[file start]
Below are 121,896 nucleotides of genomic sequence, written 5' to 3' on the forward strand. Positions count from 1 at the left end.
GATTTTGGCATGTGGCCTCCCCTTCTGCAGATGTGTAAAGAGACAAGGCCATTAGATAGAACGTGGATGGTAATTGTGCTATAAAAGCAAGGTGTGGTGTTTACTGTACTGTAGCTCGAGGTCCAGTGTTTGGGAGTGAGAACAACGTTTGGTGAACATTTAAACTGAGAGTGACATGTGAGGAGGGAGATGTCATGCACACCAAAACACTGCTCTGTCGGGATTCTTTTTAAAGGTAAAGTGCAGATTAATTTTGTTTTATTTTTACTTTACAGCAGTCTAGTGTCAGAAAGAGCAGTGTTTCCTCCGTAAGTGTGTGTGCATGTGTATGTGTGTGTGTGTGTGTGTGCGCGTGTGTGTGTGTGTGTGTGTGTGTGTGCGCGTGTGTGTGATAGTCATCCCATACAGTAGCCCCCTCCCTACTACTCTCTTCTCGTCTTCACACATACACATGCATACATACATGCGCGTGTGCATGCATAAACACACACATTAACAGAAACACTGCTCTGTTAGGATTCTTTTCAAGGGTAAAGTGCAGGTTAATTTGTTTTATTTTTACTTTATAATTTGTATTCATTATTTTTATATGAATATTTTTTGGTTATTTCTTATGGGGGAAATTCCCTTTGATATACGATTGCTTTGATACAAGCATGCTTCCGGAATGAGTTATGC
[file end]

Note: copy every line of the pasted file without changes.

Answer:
Below are 121,896 nucleotides of genomic sequence, written 5' to 3' on the forward strand. Positions count from 1 at the left end.
GATTTTGGCATGTGGCCTCCCCTTCTGCAGATGTGTAAAGAGACAAGGCCATTAGATAGAACGTGGATGGTAATTGTGCTATAAAAGCAAGGTGTGGTGTTTACTGTACTGTAGCTCGAGGTCCAGTGTTTGGGAGTGAGAACAACGTTTGGTGAACATTTAAACTGAGAGTGACATGTGAGGAGGGAGATGTCATGCACACCAAAACACTGCTCTGTCGGGATTCTTTTTAAAGGTAAAGTGCAGATTAATTTTGTTTTATTTTTACTTTACAGCAGTCTAGTGTCAGAAAGAGCAGTGTTTCCTCCGTAAGTGTGTGTGCATGTGTATGTGTGTGTGTGTGTGTGTGCGCGTGTGTGTGTGTGTGTGTGTGTGTGTGCGCGTGTGTGTGATAGTCATCCCATACAGTAGCCCCCTCCCTACTACTCTCTTCTCGTCTTCACACATACACATGCATACATACATGCGCGTGTGCATGCATAAACACACACATTAACAGAAACACTGCTCTGTTAGGATTCTTTTCAAGGGTAAAGTGCAGGTTAATTTGTTTTATTTTTACTTTATAATTTGTATTCATTATTTTTATATGAATATTTTTTGGTTATTTCTTATGGGGGAAATTCCCTTTGATATACGATTGCTTTGATACAAGCATGCTTCCGGAATGAGTTATGC